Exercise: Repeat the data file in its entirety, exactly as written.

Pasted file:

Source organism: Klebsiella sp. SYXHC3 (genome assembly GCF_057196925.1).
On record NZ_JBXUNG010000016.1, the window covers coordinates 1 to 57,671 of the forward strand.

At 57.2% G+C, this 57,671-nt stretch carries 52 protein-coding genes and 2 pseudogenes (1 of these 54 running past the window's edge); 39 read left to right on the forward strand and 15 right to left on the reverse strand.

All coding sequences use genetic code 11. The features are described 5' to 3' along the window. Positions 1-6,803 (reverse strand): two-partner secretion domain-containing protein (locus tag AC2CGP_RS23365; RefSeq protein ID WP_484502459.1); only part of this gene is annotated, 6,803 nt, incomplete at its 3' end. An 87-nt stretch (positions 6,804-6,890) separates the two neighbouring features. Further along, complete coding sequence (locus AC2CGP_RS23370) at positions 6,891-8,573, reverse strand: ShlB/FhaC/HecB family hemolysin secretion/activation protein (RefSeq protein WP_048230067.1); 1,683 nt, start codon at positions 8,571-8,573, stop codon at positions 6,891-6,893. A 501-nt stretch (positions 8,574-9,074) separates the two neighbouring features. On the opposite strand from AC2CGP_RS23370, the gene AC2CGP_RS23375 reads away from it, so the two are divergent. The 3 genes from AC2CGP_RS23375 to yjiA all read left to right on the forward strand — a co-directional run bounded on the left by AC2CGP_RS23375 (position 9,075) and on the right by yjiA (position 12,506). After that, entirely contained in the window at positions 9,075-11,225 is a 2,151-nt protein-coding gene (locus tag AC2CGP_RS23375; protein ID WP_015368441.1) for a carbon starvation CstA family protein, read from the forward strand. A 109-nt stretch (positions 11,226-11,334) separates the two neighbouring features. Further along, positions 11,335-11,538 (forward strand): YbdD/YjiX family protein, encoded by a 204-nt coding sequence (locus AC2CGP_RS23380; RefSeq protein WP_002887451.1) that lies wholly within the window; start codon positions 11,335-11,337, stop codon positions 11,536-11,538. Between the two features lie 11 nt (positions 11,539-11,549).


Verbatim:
Source organism: Klebsiella sp. SYXHC3 (genome assembly GCF_057196925.1).
On record NZ_JBXUNG010000016.1, the window covers coordinates 1 to 57,671 of the forward strand.

At 57.2% G+C, this 57,671-nt stretch carries 52 protein-coding genes and 2 pseudogenes (1 of these 54 running past the window's edge); 39 read left to right on the forward strand and 15 right to left on the reverse strand.

All coding sequences use genetic code 11. The features are described 5' to 3' along the window. Positions 1-6,803 (reverse strand): two-partner secretion domain-containing protein (locus tag AC2CGP_RS23365; RefSeq protein ID WP_484502459.1); only part of this gene is annotated, 6,803 nt, incomplete at its 3' end. An 87-nt stretch (positions 6,804-6,890) separates the two neighbouring features. Further along, complete coding sequence (locus AC2CGP_RS23370) at positions 6,891-8,573, reverse strand: ShlB/FhaC/HecB family hemolysin secretion/activation protein (RefSeq protein WP_048230067.1); 1,683 nt, start codon at positions 8,571-8,573, stop codon at positions 6,891-6,893. A 501-nt stretch (positions 8,574-9,074) separates the two neighbouring features. On the opposite strand from AC2CGP_RS23370, the gene AC2CGP_RS23375 reads away from it, so the two are divergent. The 3 genes from AC2CGP_RS23375 to yjiA all read left to right on the forward strand — a co-directional run bounded on the left by AC2CGP_RS23375 (position 9,075) and on the right by yjiA (position 12,506). After that, entirely contained in the window at positions 9,075-11,225 is a 2,151-nt protein-coding gene (locus tag AC2CGP_RS23375; protein ID WP_015368441.1) for a carbon starvation CstA family protein, read from the forward strand. A 109-nt stretch (positions 11,226-11,334) separates the two neighbouring features. Further along, positions 11,335-11,538 (forward strand): YbdD/YjiX family protein, encoded by a 204-nt coding sequence (locus AC2CGP_RS23380; RefSeq protein WP_002887451.1) that lies wholly within the window; start codon positions 11,335-11,337, stop codon positions 11,536-11,538. Between the two features lie 11 nt (positions 11,539-11,549).